This morning I worked with a really hungry group of leaders. Their business is geographically spread across the UK and everyone represented their own office. The session was about how we could support them in fostering the culture they want to have. As ever I came away with a few of their comments bouncing around.

One leader reflected on how you get to his position because you are the biggest revenue generator and very often there is no support on the ‘people stuff’; you’re just supposed to get it. Another, who I’ll call Grace (which isn’t her real name) sent me home with a big internal smile. I shared the senior leader’s response to the first question I had asked on getting engaged on the project: “tell me about the culture you want to create”. He wanted theirs to be a workplace where “anyone can walk through the door and feel comfortable.”  Grace said “surely everyone in the business would understand that as a start point.” She was confident that everyone understands the importance of being able to be yourself at work. 

I’m never sure how many people do instinctively see this, but it was great to hear someone saying that this must be our start point. My sense is that culture change doesn’t happen because you tell people to behave in a certain way. People need first to see that how they will benefit from the change. And this is how they will benefit – from people feeling psychologically safe in workplaces.

More powerful still though was the definition of banter that Sandy (again not his real name either) gave me. I often ask people for a definition, but seldom feel the answers I get quite capture ‘banter’. Sandy said “it’s how people engage with each other at work.”   That’s it isn’t it? It’s also (given the number of times my teenage boys use the word (often in conjunction with ‘LOL’) how people engage with each other at school or university. Or come to think of it in a bar, restaurant or almost any social setting.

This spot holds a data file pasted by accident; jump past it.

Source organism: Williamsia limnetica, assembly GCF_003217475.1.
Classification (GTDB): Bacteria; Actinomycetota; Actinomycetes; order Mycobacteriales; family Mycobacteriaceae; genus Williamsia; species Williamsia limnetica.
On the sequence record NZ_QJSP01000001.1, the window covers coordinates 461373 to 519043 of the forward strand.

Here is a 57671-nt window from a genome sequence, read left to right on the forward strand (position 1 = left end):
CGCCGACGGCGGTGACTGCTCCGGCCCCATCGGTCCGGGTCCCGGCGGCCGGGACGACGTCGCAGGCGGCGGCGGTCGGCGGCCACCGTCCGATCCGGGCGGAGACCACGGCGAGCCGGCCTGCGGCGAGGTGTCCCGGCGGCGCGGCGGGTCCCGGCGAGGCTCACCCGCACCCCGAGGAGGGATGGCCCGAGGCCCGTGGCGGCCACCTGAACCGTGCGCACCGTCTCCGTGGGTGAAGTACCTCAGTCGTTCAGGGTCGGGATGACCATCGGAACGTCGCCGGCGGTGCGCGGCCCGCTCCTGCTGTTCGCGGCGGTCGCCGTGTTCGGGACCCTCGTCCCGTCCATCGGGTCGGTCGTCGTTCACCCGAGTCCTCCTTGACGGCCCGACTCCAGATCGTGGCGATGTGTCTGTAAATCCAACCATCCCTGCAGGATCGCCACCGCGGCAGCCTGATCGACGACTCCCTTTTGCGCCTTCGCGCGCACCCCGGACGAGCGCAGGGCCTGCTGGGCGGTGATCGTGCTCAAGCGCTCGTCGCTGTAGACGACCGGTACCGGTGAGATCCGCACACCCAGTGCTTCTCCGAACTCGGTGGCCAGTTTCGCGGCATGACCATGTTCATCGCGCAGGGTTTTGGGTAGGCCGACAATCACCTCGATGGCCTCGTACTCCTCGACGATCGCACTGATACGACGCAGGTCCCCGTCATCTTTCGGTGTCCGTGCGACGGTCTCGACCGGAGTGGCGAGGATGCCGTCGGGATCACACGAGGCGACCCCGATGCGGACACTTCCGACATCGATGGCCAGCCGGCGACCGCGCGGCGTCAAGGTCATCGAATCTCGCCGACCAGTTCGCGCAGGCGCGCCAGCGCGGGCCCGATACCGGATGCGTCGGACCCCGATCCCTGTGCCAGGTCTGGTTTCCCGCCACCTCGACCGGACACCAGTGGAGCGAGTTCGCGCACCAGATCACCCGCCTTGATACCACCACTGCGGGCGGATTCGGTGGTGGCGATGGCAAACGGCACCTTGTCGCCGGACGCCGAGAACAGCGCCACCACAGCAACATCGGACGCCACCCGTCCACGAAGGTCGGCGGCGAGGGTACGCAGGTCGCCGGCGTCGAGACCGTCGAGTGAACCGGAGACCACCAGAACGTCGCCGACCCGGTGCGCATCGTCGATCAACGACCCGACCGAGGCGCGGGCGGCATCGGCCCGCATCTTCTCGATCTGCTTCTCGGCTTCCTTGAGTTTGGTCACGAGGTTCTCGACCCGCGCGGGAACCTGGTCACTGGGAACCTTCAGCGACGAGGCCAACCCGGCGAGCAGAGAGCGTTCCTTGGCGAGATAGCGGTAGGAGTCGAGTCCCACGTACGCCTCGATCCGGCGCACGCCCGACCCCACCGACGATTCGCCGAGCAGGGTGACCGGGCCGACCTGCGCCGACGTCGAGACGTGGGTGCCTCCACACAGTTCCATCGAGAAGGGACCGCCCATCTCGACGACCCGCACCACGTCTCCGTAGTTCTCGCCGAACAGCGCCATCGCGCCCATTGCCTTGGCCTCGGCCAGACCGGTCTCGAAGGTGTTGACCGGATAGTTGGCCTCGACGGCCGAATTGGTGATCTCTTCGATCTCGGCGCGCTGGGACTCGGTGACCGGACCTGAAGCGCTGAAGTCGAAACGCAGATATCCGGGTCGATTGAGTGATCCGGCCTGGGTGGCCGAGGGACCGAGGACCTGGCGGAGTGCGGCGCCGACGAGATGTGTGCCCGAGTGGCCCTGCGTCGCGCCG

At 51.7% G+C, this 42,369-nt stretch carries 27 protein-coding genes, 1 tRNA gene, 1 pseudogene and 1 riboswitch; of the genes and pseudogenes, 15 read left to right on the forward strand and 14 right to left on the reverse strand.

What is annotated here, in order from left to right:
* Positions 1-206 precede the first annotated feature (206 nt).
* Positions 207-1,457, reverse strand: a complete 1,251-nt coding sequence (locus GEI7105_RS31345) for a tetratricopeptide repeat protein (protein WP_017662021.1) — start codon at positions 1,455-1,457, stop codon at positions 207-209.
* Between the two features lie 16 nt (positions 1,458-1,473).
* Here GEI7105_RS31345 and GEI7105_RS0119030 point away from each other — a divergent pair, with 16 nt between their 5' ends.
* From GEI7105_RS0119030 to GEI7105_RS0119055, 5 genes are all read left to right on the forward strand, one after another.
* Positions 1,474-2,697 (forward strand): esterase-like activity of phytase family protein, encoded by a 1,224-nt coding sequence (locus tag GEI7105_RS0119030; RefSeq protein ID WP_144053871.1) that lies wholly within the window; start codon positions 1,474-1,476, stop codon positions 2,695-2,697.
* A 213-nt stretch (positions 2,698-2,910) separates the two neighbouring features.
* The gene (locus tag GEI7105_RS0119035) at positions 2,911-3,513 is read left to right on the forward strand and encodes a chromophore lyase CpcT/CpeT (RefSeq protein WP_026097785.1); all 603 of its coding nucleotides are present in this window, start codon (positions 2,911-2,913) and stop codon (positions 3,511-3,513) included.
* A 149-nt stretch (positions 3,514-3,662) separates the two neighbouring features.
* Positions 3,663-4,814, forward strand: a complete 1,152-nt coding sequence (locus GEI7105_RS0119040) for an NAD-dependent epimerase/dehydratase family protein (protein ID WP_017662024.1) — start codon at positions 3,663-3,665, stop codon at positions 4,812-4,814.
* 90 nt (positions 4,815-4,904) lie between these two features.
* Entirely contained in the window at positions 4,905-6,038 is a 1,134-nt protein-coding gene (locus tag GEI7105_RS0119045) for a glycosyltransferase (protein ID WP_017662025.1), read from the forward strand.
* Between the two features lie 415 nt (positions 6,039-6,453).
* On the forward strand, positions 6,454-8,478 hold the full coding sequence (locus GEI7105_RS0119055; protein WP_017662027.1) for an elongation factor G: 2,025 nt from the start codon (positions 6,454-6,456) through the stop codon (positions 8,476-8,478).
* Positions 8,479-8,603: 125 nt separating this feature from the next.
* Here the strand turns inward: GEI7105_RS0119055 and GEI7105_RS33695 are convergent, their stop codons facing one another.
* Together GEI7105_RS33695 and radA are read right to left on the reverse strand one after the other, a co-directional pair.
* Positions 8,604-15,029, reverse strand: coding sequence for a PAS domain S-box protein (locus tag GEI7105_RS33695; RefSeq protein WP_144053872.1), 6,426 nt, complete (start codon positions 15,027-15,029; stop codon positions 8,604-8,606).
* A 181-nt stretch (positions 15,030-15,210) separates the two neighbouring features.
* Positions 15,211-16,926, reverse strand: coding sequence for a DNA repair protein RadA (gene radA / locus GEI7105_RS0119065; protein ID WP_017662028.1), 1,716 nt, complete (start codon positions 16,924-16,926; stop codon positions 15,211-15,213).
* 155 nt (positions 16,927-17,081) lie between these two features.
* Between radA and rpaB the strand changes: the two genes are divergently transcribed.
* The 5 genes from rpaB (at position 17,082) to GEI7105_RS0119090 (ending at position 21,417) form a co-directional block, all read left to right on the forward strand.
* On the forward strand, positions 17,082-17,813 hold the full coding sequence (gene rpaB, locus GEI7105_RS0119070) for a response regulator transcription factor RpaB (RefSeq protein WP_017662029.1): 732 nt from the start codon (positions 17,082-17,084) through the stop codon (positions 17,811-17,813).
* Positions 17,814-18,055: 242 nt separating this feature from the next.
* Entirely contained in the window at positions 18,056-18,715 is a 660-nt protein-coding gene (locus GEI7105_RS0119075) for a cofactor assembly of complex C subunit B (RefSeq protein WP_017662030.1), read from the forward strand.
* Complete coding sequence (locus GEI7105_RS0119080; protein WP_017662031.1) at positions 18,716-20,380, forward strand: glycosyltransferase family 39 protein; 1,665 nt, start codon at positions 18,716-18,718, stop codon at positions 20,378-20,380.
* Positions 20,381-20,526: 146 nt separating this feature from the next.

I asked Sandy whether banter was by definition light-hearted? One of his colleagues had clearly been paying attention. Because the answer came back “that’s certainly the intention.” We had already discussed how when it comes to workplace behaviour it’s impact that matters. Intent is largely irrelevant. What matters is how something lands, the impact it has. 

We can’t, indeed we wouldn’t want to, stop banter. Remember that our start point is wanting a workplace in which anyone can walk through the door and feel comfortable. We need banter because it’s how people engage with each other at work. We just need to be more aware of the impact banter has. The question the group set themselves at the outset was “how do we become more aware of the impact on others?”   And, put very simply, that should be the quest of any successful people leader.

Becoming more aware of impact things (including banter) have on others involves:

§ focusing on how you behave yourself (because no-one will come and talk to you about how they are feeling if you have a negative impact on them yourself);

§ creating opportunities to talk about how people are feeling and, critically listening to them – not as a stressed problem solver would listen, but as someone who is genuinely curious and wants to find out; and

§ understanding that we are all different and welcome different reactions to the same thing.

If people leaders focus on their behaviour, create those opportunities and welcome different reactions, banter will be as we want it to be. It will be “how we engage with each other at work” and it will be positive and enabling. If they don’t, banter will still be “how we engage with each other at work”, but now it could be problematic.